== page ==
Andrew Hamilton looks at recent evidence suggesting that a little bit of competition could be advantageous for athletes seeking to turbocharge their training. MORE
When ignorance is bliss: the downside of clock watching
It’s well recognised that your mental state during exercise can affect performance – witness the growing popularity of using music before and during competition. However, it seems the human brain has even more influence on physical performance that we first though because some research has suggested that simply knowing about the magnitude of the task ahead can affect the amount of exertion you will perceive. For example, all cyclists will be familiar of the increased feelings of fatigue that are often experienced as a looming hill in the distance that must be climbed is spotted. Likewise, get a runner on a treadmill, tell them that they need to complete a 10km run. Now tell them halfway through the run that the original instruction was incorrect, and they now have to run 20km, and watch how they suddenly report an increased in perceived fatigue ! In a similar vein, quite recent research has suggested that knowing or not knowing how much time is remaining during an exercise task can significantly affect the body’s physical responses during that exercise.
Don’t tell the cyclists!
In one study designed to investigate this phenomenon, researchers studied the physiological and psychological effects of either giving or withholding information on remaining time during a session of repeated easy-hard intervals(1). To do this, ten well-trained males were recruited and asked to perform an exercise trial on a stationary bike. This consisted of repeated intervals of cycling for four minutes at low-intensity (50% of peak power output) followed by one minute at very high intensity (100% of peak power). The 4 minutes easy/1 minute hard cycling task was maintained continuously for 40 minutes (ie 8 repetitions in all). The trial was completed on 3 separate occasions, in each of which the cyclists were given different information on the time remaining:
- No information on remaining time – ie the cyclists had no idea how long they’d be cycling for.
- Information on remaining time available constantly – ie the cyclists knew it was a 40-minute task and also knew exactly how much time cycling time was remaining.
- No information on remaining time until 20 minutes into the task when they were given the information.
In all three trials, researchers measured how much oxygen the cyclists were consuming during exercise, the amount of electrical activity in the cycling muscles and the cyclists’ ratings of exertion (taken at the end of each high-intensity burst).
Less info, more efficiency?
The key finding was that when the cyclists performed the trial with no information on the time remaining (trial 1), they used less oxygen than when they were given that information (trial 2), despite working at exactly the same intensity in both trials. And in the trial when they were given the info halfway through (trial 3), they used less oxygen only in the first half of the trial (ie when they didn’t have time remaining info) compared to the second half of the trial. It was also apparent that when the cyclists didn’t have any info on time remaining, they exhibited lower levels of electrical activity in their leg muscles compared to when they did.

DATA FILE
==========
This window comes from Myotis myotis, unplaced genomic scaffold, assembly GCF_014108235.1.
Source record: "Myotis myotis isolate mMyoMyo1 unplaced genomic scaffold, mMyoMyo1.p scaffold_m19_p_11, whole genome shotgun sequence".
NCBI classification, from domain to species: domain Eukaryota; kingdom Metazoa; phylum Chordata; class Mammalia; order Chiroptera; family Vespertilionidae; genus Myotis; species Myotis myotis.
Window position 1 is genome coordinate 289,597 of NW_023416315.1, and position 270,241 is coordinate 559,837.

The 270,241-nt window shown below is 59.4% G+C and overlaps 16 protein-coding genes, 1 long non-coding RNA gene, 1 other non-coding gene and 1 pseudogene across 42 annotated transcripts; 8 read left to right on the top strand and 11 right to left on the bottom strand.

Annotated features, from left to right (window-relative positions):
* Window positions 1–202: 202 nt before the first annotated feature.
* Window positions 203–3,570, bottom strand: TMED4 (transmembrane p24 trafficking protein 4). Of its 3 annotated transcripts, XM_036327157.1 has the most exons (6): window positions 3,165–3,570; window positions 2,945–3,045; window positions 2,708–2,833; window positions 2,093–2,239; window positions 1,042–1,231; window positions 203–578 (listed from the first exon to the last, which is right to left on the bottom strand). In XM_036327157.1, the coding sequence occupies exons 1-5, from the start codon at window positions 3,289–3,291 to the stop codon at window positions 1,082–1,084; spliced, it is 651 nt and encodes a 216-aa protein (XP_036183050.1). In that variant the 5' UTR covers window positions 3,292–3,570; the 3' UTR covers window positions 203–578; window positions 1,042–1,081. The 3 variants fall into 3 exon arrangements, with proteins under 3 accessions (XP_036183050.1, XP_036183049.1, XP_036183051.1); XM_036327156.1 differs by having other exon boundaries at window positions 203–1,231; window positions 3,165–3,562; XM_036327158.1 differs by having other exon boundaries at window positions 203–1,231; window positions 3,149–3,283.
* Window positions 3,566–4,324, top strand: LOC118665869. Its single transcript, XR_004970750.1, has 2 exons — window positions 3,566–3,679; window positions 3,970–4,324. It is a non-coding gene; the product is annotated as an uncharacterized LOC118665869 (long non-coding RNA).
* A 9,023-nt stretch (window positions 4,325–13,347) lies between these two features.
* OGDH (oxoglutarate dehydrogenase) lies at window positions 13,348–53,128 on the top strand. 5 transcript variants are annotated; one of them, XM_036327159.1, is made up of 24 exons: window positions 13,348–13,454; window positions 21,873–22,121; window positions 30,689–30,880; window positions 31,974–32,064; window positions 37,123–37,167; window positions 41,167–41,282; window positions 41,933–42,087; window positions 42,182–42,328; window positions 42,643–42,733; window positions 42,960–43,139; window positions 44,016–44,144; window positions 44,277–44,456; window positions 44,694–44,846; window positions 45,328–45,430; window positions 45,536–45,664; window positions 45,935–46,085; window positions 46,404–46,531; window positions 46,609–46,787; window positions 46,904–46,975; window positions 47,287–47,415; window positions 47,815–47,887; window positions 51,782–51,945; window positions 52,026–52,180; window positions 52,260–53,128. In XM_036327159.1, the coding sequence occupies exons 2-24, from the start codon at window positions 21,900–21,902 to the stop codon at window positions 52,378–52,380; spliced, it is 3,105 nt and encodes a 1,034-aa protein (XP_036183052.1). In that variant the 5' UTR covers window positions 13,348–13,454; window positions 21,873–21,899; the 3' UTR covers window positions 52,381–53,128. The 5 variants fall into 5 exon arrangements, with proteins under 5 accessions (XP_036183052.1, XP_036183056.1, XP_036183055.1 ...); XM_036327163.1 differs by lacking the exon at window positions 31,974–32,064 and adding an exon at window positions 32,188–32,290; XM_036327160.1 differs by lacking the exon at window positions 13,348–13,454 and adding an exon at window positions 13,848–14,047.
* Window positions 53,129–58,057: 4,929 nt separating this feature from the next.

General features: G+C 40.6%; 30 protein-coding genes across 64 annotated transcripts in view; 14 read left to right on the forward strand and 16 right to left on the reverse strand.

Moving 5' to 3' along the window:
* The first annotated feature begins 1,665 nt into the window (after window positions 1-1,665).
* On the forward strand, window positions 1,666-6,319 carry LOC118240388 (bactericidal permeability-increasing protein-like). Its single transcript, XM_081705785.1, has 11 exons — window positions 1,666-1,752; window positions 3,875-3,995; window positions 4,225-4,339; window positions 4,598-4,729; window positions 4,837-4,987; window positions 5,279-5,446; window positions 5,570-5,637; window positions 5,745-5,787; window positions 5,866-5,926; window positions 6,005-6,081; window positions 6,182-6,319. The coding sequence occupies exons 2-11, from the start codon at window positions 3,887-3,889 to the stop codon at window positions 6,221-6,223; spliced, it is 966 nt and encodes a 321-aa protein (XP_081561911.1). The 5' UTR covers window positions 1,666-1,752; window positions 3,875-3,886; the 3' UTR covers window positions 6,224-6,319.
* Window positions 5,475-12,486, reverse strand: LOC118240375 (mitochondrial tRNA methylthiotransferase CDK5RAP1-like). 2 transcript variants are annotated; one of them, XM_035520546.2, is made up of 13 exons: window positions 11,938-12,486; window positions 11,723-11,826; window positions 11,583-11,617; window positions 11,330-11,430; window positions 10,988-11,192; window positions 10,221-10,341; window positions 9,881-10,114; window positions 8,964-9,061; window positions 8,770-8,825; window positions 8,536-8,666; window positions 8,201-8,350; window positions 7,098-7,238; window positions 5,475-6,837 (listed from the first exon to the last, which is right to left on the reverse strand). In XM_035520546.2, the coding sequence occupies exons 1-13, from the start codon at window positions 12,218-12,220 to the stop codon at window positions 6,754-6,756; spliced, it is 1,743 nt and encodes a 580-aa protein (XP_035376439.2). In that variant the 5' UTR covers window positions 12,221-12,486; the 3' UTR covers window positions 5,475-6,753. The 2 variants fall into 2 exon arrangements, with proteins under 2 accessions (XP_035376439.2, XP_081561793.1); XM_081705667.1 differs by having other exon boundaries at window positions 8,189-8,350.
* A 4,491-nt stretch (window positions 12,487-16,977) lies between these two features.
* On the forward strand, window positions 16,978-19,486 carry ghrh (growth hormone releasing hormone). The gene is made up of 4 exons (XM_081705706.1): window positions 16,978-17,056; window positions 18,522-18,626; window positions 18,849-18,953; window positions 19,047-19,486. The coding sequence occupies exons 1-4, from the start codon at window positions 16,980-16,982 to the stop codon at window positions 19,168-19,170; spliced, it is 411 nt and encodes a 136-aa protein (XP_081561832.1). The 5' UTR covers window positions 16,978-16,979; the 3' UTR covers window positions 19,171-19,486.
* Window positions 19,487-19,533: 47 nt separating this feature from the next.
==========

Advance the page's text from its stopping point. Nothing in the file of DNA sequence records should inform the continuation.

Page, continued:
Fooling the governor
What are the implications of these findings for endurance athletes? Well, the most likely explanation for the differences in the trials above was that when the cyclists didn’t have any time remaining info, their muscles were somehow able to contract more efficiently. This would account for the lower levels of electrical activity and oxygen consumption, even though the workload was exactly the same as in other trials. On the face of it, it seems extraordinary that simply not knowing how long you’ll be exercising can result in improved muscle efficiency. However, this isn’t as far-fetched as it seems; the central governor theory of fatigue suggests that the regulation of muscle function is under far more control from the brain than we once thought – witness how caffeine and music can both lower perceived exertion(2-4). A key tenet of the central governor theory is that the brain will always regulate muscle function in a way to conserve sufficient energy. So it may be that when you don’t know how long you’re going to be exercising for, your brain (in an effort to conserve energy) is able to adopt more efficient motor firing patterns in the working muscles, which saves energy.
In terms of practical implications, these findings suggest that clock watching during a race or training session might not be conducive to maximising efficiency and performance! That doesn’t mean abandoning all pacing feedback; however, it may be that athletes who are able to develop a good sense of pace judgement early on in a race can relax more, thereby improving muscle efficiency and saving energy for the final push, which is often where races are won and lost!
- J Sports Med Phys Fitness. 2015 May;55(5):439-45
- Am J Physiol Regul Integr Comp Physiol 284: R399-R404, 2003
- Percept & Motor Skills 83, 1347-1352, 1996
- J of Sport Behavior 20, 54-68, 1997